The Oregonian today published an outstanding OpEd from a citizen, commenting on Senate Bill 346. Thanks to Ted Olson of Tualatin for writing this excellent column. It's interesting that the comments on this and the previous OpEd from broadcasters are overwhelmingly in favor of caller privacy.
Here is the column I was planning to submit before reading Ted's:
If you call 9-1-1 to ask for help on the worst day of your life, for instance if a loved one is having a medical emergency and dies, would you want journalists to be the ones deciding whether to post and broadcast the tape of your call on the Internet, radio and TV? Or would you want to have the right to give your permission for the tape to be released and broadcast?
I believe the caller to 9-1-1 should be the one to decide whether to release the tape of the call to the media for public broadcast. Often highly sensitive medical information is discussed in emergency calls. Callers are asked about drug and alcohol use and history. The unusual behaviors of people with mental illnesses are often described. Senate Bill 346 gives callers the right to choose whether to allow media broadcast of their 9-1-1 call.
Far too often, 9-1-1 calls are played for their prurient nature. The broadcasters’ association code of ethics for 9-1-1 calls is only a series of questions to consider rather than clear direction as to whether or not broadcast of a recording would be appropriate. The association has no oversight or ability to reprimand those who ignore or interpret their voluntary code in an objectionable manner.
Broadcasters are trying to make this about the 9-1-1 operators, but it is not. It is about you, the caller, who has just been the victim of a crime, or witnessed a crime, or has a family member having a medical emergency or mental health crisis. Should your privacy be protected so that YOU control whether your call is broadcast to the world on perhaps the worst day of your life? That is what this Senate Bill 346 attempts to accomplish.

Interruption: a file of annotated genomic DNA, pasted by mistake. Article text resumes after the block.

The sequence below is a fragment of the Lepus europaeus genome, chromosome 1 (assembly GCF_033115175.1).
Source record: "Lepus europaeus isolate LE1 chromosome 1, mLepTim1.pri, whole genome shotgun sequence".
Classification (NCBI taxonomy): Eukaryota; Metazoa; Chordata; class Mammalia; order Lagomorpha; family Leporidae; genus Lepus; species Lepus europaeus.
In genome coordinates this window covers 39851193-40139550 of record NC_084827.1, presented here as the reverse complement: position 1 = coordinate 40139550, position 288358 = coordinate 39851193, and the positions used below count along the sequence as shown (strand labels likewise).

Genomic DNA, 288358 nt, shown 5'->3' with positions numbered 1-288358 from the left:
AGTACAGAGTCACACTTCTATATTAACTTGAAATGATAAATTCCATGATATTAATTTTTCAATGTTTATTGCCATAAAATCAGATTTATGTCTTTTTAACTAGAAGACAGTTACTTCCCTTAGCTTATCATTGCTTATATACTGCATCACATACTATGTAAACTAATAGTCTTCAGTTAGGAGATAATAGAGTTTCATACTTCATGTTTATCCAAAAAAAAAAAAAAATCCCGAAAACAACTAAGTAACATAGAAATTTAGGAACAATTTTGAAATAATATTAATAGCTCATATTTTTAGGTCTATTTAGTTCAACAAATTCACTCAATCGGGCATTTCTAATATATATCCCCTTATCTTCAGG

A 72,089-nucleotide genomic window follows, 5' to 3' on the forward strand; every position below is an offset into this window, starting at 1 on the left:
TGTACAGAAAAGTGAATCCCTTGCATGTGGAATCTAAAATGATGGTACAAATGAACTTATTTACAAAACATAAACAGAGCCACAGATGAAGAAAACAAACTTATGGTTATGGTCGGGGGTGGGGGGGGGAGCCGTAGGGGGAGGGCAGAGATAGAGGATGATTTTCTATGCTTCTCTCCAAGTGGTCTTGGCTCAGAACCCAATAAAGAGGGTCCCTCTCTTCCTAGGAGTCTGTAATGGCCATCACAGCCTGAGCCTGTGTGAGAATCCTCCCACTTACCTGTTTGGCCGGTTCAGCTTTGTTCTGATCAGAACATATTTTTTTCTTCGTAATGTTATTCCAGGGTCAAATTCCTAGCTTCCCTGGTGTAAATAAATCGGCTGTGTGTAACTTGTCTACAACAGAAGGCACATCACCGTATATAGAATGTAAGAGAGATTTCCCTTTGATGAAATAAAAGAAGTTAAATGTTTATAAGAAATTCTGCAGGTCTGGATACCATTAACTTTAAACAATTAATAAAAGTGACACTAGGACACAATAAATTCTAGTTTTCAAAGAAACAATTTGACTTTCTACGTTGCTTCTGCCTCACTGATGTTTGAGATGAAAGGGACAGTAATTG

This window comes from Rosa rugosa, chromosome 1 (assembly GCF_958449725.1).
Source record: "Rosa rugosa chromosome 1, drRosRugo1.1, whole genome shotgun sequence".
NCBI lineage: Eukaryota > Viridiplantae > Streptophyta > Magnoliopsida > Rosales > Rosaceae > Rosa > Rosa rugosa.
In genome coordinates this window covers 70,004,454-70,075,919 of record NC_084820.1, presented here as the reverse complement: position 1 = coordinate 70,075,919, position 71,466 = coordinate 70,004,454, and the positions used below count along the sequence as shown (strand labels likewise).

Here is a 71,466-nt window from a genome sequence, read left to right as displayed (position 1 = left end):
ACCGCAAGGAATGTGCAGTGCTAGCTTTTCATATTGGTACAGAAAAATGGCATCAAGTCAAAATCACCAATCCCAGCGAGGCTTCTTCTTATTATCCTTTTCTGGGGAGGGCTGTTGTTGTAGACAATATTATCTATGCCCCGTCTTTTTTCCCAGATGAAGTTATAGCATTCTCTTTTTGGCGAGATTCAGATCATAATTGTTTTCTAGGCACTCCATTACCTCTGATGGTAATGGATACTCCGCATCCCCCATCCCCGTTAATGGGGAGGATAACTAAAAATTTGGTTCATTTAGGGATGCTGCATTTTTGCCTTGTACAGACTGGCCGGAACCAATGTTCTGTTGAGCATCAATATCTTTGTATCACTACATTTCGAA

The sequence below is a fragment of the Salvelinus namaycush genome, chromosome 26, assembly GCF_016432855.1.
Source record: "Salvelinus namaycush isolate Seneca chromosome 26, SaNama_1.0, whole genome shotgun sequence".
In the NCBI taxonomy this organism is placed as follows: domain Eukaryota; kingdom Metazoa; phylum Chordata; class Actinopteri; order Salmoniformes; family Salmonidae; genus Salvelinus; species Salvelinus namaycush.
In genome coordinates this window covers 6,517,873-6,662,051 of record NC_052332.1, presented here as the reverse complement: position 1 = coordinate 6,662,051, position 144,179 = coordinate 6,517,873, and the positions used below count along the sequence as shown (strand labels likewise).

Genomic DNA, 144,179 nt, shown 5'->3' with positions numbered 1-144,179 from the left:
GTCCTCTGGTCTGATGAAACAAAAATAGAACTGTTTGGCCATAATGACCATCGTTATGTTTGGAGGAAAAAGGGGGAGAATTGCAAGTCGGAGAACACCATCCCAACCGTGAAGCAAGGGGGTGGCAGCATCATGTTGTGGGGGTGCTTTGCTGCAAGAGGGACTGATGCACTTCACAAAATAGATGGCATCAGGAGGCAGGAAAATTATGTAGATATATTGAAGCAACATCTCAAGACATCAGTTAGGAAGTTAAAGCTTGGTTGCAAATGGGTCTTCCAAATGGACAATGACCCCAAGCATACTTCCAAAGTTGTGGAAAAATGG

Under the proposed legislation, calls could still be broadcast if the caller gives permission to release the tape to the public. The tape would be available for use in law enforcement, training purposes, lawsuits and labor disputes. Transcripts of the call would also be available to the public. To be clear: if a caller believes that an operator did not manage the call correctly, the caller could grant permission for the recording to be released and broadcast. In situations where the caller would like the call broadcast due to the heroism or bravery shown, they could also provide their permission.
Currently, callers have no right to privacy. I believe that is wrong. Senate Bill 346 is common sense legislation designed to protect victims and provide privacy to callers. I urge the Legislature to pass it.